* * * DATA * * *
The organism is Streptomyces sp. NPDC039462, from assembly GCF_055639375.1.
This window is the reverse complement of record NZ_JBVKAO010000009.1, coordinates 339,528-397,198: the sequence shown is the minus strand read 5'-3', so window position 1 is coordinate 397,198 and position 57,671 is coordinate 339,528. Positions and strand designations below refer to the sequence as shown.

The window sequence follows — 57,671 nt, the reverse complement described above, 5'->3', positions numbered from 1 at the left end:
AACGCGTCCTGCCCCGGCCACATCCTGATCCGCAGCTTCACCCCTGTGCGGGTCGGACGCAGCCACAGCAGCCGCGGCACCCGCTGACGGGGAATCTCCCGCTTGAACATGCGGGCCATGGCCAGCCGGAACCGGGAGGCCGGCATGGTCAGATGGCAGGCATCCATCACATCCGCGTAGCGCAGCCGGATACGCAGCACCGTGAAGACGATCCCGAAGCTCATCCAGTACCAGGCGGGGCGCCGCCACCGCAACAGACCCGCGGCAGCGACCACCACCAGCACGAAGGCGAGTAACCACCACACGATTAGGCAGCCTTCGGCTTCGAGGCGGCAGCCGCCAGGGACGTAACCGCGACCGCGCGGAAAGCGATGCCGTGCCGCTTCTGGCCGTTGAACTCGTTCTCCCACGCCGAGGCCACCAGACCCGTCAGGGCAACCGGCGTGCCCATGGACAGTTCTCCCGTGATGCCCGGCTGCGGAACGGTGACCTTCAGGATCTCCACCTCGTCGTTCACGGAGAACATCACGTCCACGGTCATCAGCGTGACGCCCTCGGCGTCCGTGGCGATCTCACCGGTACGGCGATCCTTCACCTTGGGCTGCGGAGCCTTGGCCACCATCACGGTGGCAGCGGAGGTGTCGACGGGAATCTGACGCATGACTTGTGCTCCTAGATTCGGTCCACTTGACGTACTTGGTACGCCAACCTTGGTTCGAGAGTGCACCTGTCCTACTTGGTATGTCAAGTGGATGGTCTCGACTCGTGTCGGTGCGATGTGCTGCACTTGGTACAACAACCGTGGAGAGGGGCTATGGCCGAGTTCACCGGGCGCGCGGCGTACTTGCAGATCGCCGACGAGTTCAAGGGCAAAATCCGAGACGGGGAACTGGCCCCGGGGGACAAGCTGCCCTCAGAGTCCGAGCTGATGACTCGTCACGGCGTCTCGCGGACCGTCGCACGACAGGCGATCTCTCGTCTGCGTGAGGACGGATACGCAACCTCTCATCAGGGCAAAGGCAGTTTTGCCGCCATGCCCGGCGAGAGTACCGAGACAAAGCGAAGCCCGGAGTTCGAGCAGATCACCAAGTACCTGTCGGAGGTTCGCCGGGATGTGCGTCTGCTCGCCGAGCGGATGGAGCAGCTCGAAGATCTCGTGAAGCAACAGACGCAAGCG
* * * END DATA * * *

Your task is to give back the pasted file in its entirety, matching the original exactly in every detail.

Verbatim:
The organism is Streptomyces sp. NPDC039462, from assembly GCF_055639375.1.
This window is the reverse complement of record NZ_JBVKAO010000009.1, coordinates 339,528-397,198: the sequence shown is the minus strand read 5'-3', so window position 1 is coordinate 397,198 and position 57,671 is coordinate 339,528. Positions and strand designations below refer to the sequence as shown.

The window sequence follows — 57,671 nt, the reverse complement described above, 5'->3', positions numbered from 1 at the left end:
AACGCGTCCTGCCCCGGCCACATCCTGATCCGCAGCTTCACCCCTGTGCGGGTCGGACGCAGCCACAGCAGCCGCGGCACCCGCTGACGGGGAATCTCCCGCTTGAACATGCGGGCCATGGCCAGCCGGAACCGGGAGGCCGGCATGGTCAGATGGCAGGCATCCATCACATCCGCGTAGCGCAGCCGGATACGCAGCACCGTGAAGACGATCCCGAAGCTCATCCAGTACCAGGCGGGGCGCCGCCACCGCAACAGACCCGCGGCAGCGACCACCACCAGCACGAAGGCGAGTAACCACCACACGATTAGGCAGCCTTCGGCTTCGAGGCGGCAGCCGCCAGGGACGTAACCGCGACCGCGCGGAAAGCGATGCCGTGCCGCTTCTGGCCGTTGAACTCGTTCTCCCACGCCGAGGCCACCAGACCCGTCAGGGCAACCGGCGTGCCCATGGACAGTTCTCCCGTGATGCCCGGCTGCGGAACGGTGACCTTCAGGATCTCCACCTCGTCGTTCACGGAGAACATCACGTCCACGGTCATCAGCGTGACGCCCTCGGCGTCCGTGGCGATCTCACCGGTACGGCGATCCTTCACCTTGGGCTGCGGAGCCTTGGCCACCATCACGGTGGCAGCGGAGGTGTCGACGGGAATCTGACGCATGACTTGTGCTCCTAGATTCGGTCCACTTGACGTACTTGGTACGCCAACCTTGGTTCGAGAGTGCACCTGTCCTACTTGGTATGTCAAGTGGATGGTCTCGACTCGTGTCGGTGCGATGTGCTGCACTTGGTACAACAACCGTGGAGAGGGGCTATGGCCGAGTTCACCGGGCGCGCGGCGTACTTGCAGATCGCCGACGAGTTCAAGGGCAAAATCCGAGACGGGGAACTGGCCCCGGGGGACAAGCTGCCCTCAGAGTCCGAGCTGATGACTCGTCACGGCGTCTCGCGGACCGTCGCACGACAGGCGATCTCTCGTCTGCGTGAGGACGGATACGCAACCTCTCATCAGGGCAAAGGCAGTTTTGCCGCCATGCCCGGCGAGAGTACCGAGACAAAGCGAAGCCCGGAGTTCGAGCAGATCACCAAGTACCTGTCGGAGGTTCGCCGGGATGTGCGTCTGCTCGCCGAGCGGATGGAGCAGCTCGAAGATCTCGTGAAGCAACAGACGCAAGCG